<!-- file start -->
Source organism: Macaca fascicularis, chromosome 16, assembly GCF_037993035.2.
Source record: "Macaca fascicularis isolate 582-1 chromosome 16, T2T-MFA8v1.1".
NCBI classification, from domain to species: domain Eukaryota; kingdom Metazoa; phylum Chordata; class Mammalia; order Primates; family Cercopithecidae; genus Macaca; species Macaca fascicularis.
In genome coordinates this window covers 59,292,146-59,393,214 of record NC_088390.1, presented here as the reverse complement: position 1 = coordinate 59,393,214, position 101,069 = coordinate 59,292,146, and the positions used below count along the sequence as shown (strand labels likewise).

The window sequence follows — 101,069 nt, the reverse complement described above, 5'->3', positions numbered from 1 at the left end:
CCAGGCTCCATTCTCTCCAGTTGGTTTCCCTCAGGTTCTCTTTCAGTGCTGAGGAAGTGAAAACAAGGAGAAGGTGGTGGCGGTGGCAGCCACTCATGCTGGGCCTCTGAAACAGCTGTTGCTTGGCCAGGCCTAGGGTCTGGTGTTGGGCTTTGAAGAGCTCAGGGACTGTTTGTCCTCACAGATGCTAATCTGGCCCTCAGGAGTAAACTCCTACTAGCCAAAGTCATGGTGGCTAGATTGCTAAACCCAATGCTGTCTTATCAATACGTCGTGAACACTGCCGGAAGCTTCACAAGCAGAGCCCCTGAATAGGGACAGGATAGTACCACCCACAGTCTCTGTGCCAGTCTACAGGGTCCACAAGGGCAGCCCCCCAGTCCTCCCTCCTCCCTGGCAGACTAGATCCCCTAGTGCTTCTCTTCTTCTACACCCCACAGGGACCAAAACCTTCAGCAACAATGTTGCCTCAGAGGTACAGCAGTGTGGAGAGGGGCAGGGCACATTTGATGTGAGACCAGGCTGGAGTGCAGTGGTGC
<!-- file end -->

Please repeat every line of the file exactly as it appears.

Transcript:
Source organism: Macaca fascicularis, chromosome 16, assembly GCF_037993035.2.
Source record: "Macaca fascicularis isolate 582-1 chromosome 16, T2T-MFA8v1.1".
NCBI classification, from domain to species: domain Eukaryota; kingdom Metazoa; phylum Chordata; class Mammalia; order Primates; family Cercopithecidae; genus Macaca; species Macaca fascicularis.
In genome coordinates this window covers 59,292,146-59,393,214 of record NC_088390.1, presented here as the reverse complement: position 1 = coordinate 59,393,214, position 101,069 = coordinate 59,292,146, and the positions used below count along the sequence as shown (strand labels likewise).

The window sequence follows — 101,069 nt, the reverse complement described above, 5'->3', positions numbered from 1 at the left end:
CCAGGCTCCATTCTCTCCAGTTGGTTTCCCTCAGGTTCTCTTTCAGTGCTGAGGAAGTGAAAACAAGGAGAAGGTGGTGGCGGTGGCAGCCACTCATGCTGGGCCTCTGAAACAGCTGTTGCTTGGCCAGGCCTAGGGTCTGGTGTTGGGCTTTGAAGAGCTCAGGGACTGTTTGTCCTCACAGATGCTAATCTGGCCCTCAGGAGTAAACTCCTACTAGCCAAAGTCATGGTGGCTAGATTGCTAAACCCAATGCTGTCTTATCAATACGTCGTGAACACTGCCGGAAGCTTCACAAGCAGAGCCCCTGAATAGGGACAGGATAGTACCACCCACAGTCTCTGTGCCAGTCTACAGGGTCCACAAGGGCAGCCCCCCAGTCCTCCCTCCTCCCTGGCAGACTAGATCCCCTAGTGCTTCTCTTCTTCTACACCCCACAGGGACCAAAACCTTCAGCAACAATGTTGCCTCAGAGGTACAGCAGTGTGGAGAGGGGCAGGGCACATTTGATGTGAGACCAGGCTGGAGTGCAGTGGTGC